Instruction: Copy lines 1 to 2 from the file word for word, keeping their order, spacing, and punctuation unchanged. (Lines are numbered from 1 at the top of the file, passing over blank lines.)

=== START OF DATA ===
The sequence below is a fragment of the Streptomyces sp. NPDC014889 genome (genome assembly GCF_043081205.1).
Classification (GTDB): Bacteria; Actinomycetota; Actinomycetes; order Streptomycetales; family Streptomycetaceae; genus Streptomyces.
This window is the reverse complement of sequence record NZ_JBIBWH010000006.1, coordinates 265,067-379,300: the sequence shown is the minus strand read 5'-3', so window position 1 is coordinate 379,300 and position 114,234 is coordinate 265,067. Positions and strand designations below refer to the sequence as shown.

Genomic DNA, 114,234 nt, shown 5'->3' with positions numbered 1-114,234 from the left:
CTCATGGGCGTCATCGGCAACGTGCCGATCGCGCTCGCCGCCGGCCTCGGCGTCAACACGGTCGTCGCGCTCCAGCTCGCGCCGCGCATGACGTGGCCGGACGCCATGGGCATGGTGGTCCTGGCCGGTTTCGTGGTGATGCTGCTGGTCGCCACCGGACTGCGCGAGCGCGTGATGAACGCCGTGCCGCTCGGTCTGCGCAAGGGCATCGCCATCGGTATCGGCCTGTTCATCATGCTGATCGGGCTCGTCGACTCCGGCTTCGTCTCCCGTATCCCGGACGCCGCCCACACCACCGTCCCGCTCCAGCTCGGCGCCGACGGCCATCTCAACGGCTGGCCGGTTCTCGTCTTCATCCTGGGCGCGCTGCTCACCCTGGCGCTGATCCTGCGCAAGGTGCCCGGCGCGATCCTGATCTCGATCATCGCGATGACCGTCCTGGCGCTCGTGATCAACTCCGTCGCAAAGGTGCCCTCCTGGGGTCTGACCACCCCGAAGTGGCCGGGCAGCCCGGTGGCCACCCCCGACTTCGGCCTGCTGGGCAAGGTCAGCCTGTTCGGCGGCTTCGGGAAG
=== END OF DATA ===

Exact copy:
The sequence below is a fragment of the Streptomyces sp. NPDC014889 genome (genome assembly GCF_043081205.1).
Classification (GTDB): Bacteria; Actinomycetota; Actinomycetes; order Streptomycetales; family Streptomycetaceae; genus Streptomyces.